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Dulces exuviae, dum fata deusque sinebat, accipite hanc animam meque his exsolvite curis, Vixi et quem dederat cursum fortuna peregi, et nunc magna mei sub terras ibit imago. Urbem praeclaram statui, mea moenia vidi, ulta virum poenas inimico a fratre recepi, felix, heu nimium felix, si litora tantum numquam Dardaniae tetigissent nostra carinae.
Josquin des Prez sets lines 1-4
About the headline (FAQ)
- by Vergil (Publius Vergilius Maro) (70 BCE - 19 BCE), appears in Aeneid [author's text checked 1 time against a primary source]
Musical settings (art songs, Lieder, mélodies, (etc.), choral pieces, and other vocal works set to this text), listed by composer (not necessarily exhaustive)
- possibly by Marchetto (Marco) Cara (c1470 - c1527), "Dulces exuviae" [ chorus ] [sung text not yet checked]
- by Derick (or Theodoricus) Gerarde (flourished 1540-1580), "Dulces exuviae" [ chorus ] [sung text not yet checked]
- by Josquin des Prez (c1440 - 1521), "Dulces exuviae", lines 1-4 [ four-part chorus ] [sung text checked 1 time]
- by Roland de Lassus (1532 - 1594), "Dulces exuviae" [ chorus ] [sung text not yet checked]
- by Adolph Bernhard Marx (1795 - 1866), "Luthers letzte Worte", op. 2 no. 8, published 1830 [ voice and piano ], from Zwölf Gesänge, no. 8, Leipzig: Breitkopf & Härtel [sung text not yet checked]
- by Jean Mouton (c1459 - 1522), "Dulces exuviae" [ chorus ] [sung text checked 1 time]
- by Marbrianus de Orto (c1460 - 1529), "Dulces exuviae" [ chorus ] [sung text not yet checked]
- by Jacobus Vaet (c1529 - 1567), "Dulces exuviae" [ chorus ] [sung text not yet checked]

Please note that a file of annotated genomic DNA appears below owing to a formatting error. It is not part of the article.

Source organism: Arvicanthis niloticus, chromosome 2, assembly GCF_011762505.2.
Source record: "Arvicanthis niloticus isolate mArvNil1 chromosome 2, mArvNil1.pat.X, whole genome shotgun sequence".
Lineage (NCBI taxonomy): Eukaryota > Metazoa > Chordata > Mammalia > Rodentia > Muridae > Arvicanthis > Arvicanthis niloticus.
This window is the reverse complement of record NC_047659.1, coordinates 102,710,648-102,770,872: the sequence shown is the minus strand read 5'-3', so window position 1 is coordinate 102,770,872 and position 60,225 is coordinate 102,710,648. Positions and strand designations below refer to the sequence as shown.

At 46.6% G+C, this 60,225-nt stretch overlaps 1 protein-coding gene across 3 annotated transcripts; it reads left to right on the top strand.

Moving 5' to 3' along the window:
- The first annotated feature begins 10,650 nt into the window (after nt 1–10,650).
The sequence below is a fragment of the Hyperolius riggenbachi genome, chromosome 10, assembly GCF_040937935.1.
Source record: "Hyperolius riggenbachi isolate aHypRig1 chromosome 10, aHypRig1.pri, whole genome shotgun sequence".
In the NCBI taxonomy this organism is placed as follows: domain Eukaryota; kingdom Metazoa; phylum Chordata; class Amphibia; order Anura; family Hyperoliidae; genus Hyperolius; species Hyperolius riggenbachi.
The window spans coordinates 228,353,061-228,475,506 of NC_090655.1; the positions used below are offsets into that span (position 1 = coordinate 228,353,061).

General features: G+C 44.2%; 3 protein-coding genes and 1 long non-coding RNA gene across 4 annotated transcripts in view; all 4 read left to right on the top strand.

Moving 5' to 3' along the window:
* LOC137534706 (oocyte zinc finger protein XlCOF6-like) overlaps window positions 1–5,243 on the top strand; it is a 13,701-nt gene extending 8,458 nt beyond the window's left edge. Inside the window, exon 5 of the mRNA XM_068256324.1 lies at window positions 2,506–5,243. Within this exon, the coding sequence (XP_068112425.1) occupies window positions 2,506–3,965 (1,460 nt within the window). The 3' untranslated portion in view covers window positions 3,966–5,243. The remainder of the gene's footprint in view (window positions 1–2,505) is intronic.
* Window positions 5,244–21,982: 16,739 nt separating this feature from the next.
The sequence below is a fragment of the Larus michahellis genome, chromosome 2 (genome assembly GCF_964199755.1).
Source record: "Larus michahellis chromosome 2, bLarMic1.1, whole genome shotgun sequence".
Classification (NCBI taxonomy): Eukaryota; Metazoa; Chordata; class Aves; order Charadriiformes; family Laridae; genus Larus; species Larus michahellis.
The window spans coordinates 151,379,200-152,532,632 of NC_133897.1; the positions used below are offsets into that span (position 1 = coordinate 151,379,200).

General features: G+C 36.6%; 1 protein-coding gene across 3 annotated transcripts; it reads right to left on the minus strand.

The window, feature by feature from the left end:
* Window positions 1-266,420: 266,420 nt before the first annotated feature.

- by Adriaan Willaert (c1490 - 1562), "Dulces exuviae" [ SATB chorus a cappella ] [sung text checked 1 time]
Available translations, adaptations or excerpts, and transliterations (if applicable):
- ENG English (David Wyatt) , "Sweet relics, as long as fate and the god allow", copyright ©, (re)printed on this website with kind permission
- ENG English (John Dryden) , written 1697
Research team for this text: Emily Ezust [Administrator] , Andrew Schneider [Guest Editor]
This text was added to the website: 2009-10-31
Line count: 8
Word count: 53
O relics, sweet as long as fate and the god allowed, Receive this my spirit and free me from these troubles; I have lived, and finished the course which fortune gave me, And now my great shade [soul] will go under the earth [to Hades]. I have founded a famous city, I have seen my walls rise; Avenging my husband, I have exacted punishment on my brother, my enemy; Fortunate, oh only too fortunate, if those Trojan ships Had never reached our shores.
- Translation from Latin to English copyright © by David Wyatt, (re)printed on this website with kind permission. To reprint and distribute this author's work for concert programs, CD booklets, etc., you may ask the copyright-holder(s) directly or ask us; we are authorized to grant permission on their behalf. Please provide the translator's name when contacting us.
- a text in Latin by Vergil (Publius Vergilius Maro) (70 BCE - 19 BCE), appears in Aeneid
This text was added to the website: 2012-10-25
Line count: 8
Word count: 83